The first step in preparation for this adventure would be to develop a plan of action.  It’s typical for most high school students not to plan ahead – especially four years ahead.  Heck, how many of us plan that far ahead?  You may find that some adults on your team may want to give you a little “nudge” at some point during your freshman and sophomore years – it only for your benefit.

You MUST meet all of the core curriculum requirements in order to be eligible to compete immediately and grades ARE important.  It’s never too early to focus on your grades – BUT it can certainly be too late.  It is not your job to know all the academic requirements for the three major Collegiate Associations, but if you can find the resources, it will certainly help.  Tennis alone will NOT get you into the school of your choice.  Admissions officers and coaches want to feel confident that you can handle all of the academic requirements without struggling.

Most players can easily name the top 10 schools in the country.  Most college coaches know the top 25 recruits in the US.  Let’s review some numbers:
• There are approximately 1800 schools that provide collegiate tennis competition encompassing all levels of play (some not affiliated with NCAA, NAIA, or NJCAA)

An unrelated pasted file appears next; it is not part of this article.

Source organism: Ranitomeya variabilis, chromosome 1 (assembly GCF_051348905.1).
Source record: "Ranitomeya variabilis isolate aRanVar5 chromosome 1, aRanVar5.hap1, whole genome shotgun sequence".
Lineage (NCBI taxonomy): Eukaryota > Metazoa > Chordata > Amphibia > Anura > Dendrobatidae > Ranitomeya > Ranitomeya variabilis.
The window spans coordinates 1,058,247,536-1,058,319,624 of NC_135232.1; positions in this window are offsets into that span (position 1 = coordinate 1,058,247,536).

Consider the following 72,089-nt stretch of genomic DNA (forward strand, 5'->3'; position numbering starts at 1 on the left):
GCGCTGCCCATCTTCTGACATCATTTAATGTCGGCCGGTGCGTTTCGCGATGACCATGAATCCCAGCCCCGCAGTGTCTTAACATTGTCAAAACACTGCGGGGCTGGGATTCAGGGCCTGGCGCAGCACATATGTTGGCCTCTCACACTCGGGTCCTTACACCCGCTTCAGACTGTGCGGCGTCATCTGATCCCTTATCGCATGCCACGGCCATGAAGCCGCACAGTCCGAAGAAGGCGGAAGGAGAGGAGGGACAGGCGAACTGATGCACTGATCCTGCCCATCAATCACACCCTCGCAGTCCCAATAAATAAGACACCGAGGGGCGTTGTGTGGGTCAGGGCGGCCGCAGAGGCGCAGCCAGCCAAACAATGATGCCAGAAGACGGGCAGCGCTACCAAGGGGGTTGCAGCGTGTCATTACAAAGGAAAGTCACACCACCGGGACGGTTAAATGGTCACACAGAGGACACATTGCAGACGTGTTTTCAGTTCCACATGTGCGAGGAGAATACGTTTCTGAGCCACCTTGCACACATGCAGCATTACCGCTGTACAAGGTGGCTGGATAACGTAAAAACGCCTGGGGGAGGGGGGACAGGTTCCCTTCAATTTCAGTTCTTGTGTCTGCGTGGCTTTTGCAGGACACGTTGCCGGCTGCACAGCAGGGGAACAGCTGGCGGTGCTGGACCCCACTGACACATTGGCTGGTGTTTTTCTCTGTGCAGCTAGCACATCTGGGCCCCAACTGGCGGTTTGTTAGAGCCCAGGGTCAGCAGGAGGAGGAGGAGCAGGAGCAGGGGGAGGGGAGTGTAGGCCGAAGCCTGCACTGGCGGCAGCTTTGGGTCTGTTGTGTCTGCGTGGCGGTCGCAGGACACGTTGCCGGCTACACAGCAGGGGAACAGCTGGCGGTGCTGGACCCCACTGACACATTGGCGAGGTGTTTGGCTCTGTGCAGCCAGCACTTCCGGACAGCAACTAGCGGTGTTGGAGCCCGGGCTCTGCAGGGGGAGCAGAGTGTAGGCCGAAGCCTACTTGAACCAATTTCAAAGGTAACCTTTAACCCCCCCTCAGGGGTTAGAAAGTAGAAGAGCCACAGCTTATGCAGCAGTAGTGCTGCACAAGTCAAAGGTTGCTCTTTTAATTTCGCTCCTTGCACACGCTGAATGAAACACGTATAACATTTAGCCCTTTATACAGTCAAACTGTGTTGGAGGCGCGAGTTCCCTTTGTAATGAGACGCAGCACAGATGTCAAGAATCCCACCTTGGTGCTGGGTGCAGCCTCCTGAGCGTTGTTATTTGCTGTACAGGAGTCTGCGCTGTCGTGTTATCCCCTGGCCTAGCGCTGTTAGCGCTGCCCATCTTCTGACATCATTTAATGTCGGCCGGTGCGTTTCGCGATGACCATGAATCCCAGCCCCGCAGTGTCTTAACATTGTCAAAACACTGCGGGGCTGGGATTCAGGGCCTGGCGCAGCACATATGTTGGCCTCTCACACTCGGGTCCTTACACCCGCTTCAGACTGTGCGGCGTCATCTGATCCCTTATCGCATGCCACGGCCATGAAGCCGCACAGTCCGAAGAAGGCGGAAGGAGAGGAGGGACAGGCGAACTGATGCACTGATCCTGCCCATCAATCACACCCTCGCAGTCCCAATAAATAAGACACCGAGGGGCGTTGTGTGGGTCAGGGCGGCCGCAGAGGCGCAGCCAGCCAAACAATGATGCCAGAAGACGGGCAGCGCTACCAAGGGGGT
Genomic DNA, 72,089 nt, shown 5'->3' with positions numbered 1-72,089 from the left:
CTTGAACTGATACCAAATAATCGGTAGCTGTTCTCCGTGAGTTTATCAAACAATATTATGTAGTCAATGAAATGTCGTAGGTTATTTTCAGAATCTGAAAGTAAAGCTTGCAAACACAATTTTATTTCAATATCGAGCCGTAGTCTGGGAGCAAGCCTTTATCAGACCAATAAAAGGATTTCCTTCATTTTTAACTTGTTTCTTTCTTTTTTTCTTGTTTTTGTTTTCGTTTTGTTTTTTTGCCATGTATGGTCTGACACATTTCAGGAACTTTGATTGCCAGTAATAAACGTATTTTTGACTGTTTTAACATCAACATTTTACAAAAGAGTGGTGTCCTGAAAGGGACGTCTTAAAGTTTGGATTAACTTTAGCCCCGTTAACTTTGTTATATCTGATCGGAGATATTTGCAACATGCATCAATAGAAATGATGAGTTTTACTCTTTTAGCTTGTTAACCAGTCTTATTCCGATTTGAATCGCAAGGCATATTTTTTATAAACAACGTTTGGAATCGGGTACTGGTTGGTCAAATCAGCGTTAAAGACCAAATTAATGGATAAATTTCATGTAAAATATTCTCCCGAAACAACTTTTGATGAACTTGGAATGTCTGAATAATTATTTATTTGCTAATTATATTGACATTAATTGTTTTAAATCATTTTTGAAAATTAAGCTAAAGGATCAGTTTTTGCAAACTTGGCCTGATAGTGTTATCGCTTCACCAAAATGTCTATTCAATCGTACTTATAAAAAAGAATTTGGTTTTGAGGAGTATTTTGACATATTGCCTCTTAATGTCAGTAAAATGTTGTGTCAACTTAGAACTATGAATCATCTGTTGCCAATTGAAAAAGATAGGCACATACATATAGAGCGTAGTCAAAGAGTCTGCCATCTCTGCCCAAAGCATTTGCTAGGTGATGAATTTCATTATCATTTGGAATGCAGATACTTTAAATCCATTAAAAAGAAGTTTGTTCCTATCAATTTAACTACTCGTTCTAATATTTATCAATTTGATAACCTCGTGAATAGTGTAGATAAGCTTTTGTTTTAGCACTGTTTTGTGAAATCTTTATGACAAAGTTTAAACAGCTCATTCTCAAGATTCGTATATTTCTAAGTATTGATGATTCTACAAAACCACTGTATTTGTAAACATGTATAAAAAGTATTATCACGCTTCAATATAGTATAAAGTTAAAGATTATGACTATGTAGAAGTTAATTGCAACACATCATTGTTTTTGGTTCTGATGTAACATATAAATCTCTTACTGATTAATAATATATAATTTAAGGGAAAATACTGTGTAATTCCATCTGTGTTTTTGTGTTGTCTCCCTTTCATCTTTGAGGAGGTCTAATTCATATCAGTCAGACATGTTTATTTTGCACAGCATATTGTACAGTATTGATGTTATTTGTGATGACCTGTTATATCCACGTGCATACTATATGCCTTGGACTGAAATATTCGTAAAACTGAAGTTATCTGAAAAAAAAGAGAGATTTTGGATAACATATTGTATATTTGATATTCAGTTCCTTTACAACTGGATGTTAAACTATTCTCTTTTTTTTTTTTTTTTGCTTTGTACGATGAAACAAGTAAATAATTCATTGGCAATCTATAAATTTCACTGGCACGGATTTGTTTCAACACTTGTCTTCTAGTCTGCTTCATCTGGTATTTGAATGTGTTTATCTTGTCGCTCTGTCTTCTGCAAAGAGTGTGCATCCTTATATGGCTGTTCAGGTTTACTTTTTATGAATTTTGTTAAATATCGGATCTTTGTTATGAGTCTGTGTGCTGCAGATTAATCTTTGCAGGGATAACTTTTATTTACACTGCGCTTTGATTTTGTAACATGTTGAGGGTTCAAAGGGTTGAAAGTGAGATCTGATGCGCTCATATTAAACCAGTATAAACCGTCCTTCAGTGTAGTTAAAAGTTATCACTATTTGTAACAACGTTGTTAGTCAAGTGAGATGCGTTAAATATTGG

• There are about 15,500 college tennis players.
• There are approximately 327,000 high school tennis players (9th-12th)
• There thousands of USTA players, who may not play in high school. 
• Add to the mix the great number of international players who would love to come to the US to play college tennis.

The second step, in gaining an edge over others comes from working on and developing a “marketing” plan.  A good resume and organized “portfolio” will certainly help.  Perhaps a video tape will make the difference to some coaches.  When working with video tapes, beware of the frustrated Mom and/or Dad sports broadcaster syndrome.

Step three. Honesty is the best policy.  I encourage honesty all the way through the whole process.  You need to start with an honest self-evaluation regarding dreams and goals - set realistic goals.

Since you may not be sure where you will be attending school; you may want to follow the rules and regulations for NCAA Division I programs.  They are the strictest – you will not find yourself in any recruiting difficulties by following these rules.

There is NO perfect college; however, there are lots of excellent choices.  Finding the school that is right for you should be based your academic and athletic abilities, your likes and dislikes – and not anyone else’s.

If you would like to order a copy of the “Collegiate Guide for High School Tennis Players” – you can do so on line while you check out my website and the other services I offer.  www.playcollegetennis.net(Answers to the questions 1 - e, 2 - a, 3 - true)

If you have specific questions for Dede, please email her at dede@ddasports.com. Answers to your questions may appear in next month’s column!